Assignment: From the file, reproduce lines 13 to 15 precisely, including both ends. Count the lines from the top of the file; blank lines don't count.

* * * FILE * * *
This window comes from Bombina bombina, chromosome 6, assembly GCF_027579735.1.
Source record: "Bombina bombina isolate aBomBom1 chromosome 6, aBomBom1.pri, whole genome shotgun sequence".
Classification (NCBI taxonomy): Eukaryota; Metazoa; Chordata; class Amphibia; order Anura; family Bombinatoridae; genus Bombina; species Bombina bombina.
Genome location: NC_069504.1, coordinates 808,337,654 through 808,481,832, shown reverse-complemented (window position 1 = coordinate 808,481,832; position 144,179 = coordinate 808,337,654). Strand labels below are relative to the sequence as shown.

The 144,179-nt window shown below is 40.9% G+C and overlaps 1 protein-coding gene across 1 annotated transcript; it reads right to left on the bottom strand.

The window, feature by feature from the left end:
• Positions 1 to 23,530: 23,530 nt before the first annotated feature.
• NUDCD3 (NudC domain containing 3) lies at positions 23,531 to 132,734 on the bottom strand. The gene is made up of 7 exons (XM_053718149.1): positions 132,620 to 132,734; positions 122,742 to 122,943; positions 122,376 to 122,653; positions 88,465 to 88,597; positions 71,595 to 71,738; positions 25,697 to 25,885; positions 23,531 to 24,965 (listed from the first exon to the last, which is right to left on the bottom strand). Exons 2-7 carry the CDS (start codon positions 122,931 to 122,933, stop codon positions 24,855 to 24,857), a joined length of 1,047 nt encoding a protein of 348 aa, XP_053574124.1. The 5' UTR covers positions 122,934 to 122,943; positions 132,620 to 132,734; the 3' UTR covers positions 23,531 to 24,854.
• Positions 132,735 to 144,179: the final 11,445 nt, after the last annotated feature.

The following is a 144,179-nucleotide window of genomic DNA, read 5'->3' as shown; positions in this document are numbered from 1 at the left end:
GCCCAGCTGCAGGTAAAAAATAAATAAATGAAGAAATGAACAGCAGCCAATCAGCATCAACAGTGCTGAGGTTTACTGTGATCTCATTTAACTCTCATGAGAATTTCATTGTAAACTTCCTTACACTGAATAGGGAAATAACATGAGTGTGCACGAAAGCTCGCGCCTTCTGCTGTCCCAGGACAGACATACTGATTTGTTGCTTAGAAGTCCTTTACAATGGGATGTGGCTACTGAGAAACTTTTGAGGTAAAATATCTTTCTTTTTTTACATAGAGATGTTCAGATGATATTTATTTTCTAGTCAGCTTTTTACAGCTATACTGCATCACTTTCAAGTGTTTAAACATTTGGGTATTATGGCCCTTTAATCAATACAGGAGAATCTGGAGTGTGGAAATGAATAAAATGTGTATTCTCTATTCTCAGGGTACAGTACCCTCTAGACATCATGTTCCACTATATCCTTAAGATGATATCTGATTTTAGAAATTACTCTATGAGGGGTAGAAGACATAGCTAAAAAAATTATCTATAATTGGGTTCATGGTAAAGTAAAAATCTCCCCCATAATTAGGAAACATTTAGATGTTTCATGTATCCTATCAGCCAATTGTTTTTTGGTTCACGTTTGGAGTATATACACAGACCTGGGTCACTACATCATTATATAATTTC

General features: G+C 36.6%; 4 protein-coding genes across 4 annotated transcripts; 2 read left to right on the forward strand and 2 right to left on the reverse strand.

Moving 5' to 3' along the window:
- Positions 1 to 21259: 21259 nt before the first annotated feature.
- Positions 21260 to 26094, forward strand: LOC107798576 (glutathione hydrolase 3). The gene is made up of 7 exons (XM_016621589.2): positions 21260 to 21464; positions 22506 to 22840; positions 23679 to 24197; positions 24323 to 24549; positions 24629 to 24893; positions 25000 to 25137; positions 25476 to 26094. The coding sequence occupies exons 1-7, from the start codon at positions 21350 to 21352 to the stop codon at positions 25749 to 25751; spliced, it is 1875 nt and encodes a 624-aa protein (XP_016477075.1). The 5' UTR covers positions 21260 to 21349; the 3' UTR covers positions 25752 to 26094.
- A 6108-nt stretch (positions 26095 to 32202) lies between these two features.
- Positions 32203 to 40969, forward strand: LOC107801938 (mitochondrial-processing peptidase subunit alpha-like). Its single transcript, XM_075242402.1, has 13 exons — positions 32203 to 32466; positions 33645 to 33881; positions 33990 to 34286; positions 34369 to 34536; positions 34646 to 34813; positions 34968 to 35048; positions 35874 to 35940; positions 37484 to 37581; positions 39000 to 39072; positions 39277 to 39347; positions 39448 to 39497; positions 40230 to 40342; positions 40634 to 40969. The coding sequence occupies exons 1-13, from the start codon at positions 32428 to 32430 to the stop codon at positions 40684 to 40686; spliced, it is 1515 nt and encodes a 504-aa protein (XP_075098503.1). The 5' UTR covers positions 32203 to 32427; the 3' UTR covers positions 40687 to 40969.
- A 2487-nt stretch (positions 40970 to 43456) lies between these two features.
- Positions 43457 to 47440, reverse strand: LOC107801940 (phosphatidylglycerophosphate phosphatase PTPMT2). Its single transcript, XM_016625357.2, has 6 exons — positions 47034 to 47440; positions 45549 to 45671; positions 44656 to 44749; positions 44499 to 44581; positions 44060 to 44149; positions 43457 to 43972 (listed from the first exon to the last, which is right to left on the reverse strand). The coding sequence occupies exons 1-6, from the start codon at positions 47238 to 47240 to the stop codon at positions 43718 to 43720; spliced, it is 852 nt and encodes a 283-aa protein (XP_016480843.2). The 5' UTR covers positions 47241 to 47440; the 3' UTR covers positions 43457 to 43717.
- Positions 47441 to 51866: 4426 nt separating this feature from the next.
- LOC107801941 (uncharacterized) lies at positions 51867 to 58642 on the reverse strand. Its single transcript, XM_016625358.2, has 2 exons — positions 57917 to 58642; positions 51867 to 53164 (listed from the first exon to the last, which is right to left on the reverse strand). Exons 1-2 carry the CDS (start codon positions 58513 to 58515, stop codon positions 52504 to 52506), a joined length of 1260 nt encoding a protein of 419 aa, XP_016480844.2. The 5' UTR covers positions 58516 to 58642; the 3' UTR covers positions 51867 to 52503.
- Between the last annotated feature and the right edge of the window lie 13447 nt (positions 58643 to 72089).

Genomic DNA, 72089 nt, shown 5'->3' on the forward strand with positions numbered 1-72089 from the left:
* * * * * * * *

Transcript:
Moving 5' to 3' along the window:
- Positions 1 to 21259: 21259 nt before the first annotated feature.
- Positions 21260 to 26094, forward strand: LOC107798576 (glutathione hydrolase 3). The gene is made up of 7 exons (XM_016621589.2): positions 21260 to 21464; positions 22506 to 22840; positions 23679 to 24197; positions 24323 to 24549; positions 24629 to 24893; positions 25000 to 25137; positions 25476 to 26094. The coding sequence occupies exons 1-7, from the start codon at positions 21350 to 21352 to the stop codon at positions 25749 to 25751; spliced, it is 1875 nt and encodes a 624-aa protein (XP_016477075.1). The 5' UTR covers positions 21260 to 21349; the 3' UTR covers positions 25752 to 26094.